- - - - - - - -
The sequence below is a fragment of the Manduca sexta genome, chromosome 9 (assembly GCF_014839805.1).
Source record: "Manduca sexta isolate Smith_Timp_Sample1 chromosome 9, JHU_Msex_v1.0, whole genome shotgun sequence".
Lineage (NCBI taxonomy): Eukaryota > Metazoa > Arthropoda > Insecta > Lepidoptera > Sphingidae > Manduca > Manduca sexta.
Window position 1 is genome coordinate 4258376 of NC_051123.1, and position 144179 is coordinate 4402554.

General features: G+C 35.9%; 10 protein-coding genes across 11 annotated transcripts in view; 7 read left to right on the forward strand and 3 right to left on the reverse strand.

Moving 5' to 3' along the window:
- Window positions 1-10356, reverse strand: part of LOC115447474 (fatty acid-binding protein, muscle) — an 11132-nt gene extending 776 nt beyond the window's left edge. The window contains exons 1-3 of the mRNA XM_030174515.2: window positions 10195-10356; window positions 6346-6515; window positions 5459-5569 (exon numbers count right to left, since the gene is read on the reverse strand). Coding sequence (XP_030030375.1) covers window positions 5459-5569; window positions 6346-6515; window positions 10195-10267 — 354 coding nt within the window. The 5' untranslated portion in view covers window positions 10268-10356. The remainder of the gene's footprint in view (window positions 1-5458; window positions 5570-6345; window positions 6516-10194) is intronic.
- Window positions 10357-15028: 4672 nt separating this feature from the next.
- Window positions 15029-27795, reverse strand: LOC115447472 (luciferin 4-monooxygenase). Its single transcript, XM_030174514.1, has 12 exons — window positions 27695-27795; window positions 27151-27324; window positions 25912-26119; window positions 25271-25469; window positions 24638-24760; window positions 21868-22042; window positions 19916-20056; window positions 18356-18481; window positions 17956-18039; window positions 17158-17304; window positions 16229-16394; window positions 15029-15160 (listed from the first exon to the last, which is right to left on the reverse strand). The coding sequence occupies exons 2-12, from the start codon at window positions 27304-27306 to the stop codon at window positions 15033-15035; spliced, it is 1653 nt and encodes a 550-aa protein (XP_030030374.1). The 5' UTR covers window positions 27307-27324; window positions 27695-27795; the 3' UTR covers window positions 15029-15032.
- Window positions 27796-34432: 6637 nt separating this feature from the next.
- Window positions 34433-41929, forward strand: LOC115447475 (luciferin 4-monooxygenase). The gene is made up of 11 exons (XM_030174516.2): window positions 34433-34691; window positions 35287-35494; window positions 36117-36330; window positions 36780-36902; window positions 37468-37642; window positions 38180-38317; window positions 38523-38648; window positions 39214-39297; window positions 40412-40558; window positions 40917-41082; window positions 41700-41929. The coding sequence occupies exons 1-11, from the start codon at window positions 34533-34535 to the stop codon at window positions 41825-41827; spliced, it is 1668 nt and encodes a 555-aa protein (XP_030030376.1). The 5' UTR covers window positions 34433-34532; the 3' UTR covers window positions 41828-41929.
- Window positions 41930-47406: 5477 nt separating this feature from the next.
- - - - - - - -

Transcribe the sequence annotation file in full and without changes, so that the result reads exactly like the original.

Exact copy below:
The sequence below is a fragment of the Manduca sexta genome, chromosome 9 (assembly GCF_014839805.1).
Source record: "Manduca sexta isolate Smith_Timp_Sample1 chromosome 9, JHU_Msex_v1.0, whole genome shotgun sequence".
Lineage (NCBI taxonomy): Eukaryota > Metazoa > Arthropoda > Insecta > Lepidoptera > Sphingidae > Manduca > Manduca sexta.
Window position 1 is genome coordinate 4258376 of NC_051123.1, and position 144179 is coordinate 4402554.

General features: G+C 35.9%; 10 protein-coding genes across 11 annotated transcripts in view; 7 read left to right on the forward strand and 3 right to left on the reverse strand.

Moving 5' to 3' along the window:
- Window positions 1-10356, reverse strand: part of LOC115447474 (fatty acid-binding protein, muscle) — an 11132-nt gene extending 776 nt beyond the window's left edge. The window contains exons 1-3 of the mRNA XM_030174515.2: window positions 10195-10356; window positions 6346-6515; window positions 5459-5569 (exon numbers count right to left, since the gene is read on the reverse strand). Coding sequence (XP_030030375.1) covers window positions 5459-5569; window positions 6346-6515; window positions 10195-10267 — 354 coding nt within the window. The 5' untranslated portion in view covers window positions 10268-10356. The remainder of the gene's footprint in view (window positions 1-5458; window positions 5570-6345; window positions 6516-10194) is intronic.
- Window positions 10357-15028: 4672 nt separating this feature from the next.
- Window positions 15029-27795, reverse strand: LOC115447472 (luciferin 4-monooxygenase). Its single transcript, XM_030174514.1, has 12 exons — window positions 27695-27795; window positions 27151-27324; window positions 25912-26119; window positions 25271-25469; window positions 24638-24760; window positions 21868-22042; window positions 19916-20056; window positions 18356-18481; window positions 17956-18039; window positions 17158-17304; window positions 16229-16394; window positions 15029-15160 (listed from the first exon to the last, which is right to left on the reverse strand). The coding sequence occupies exons 2-12, from the start codon at window positions 27304-27306 to the stop codon at window positions 15033-15035; spliced, it is 1653 nt and encodes a 550-aa protein (XP_030030374.1). The 5' UTR covers window positions 27307-27324; window positions 27695-27795; the 3' UTR covers window positions 15029-15032.
- Window positions 27796-34432: 6637 nt separating this feature from the next.
- Window positions 34433-41929, forward strand: LOC115447475 (luciferin 4-monooxygenase). The gene is made up of 11 exons (XM_030174516.2): window positions 34433-34691; window positions 35287-35494; window positions 36117-36330; window positions 36780-36902; window positions 37468-37642; window positions 38180-38317; window positions 38523-38648; window positions 39214-39297; window positions 40412-40558; window positions 40917-41082; window positions 41700-41929. The coding sequence occupies exons 1-11, from the start codon at window positions 34533-34535 to the stop codon at window positions 41825-41827; spliced, it is 1668 nt and encodes a 555-aa protein (XP_030030376.1). The 5' UTR covers window positions 34433-34532; the 3' UTR covers window positions 41828-41929.
- Window positions 41930-47406: 5477 nt separating this feature from the next.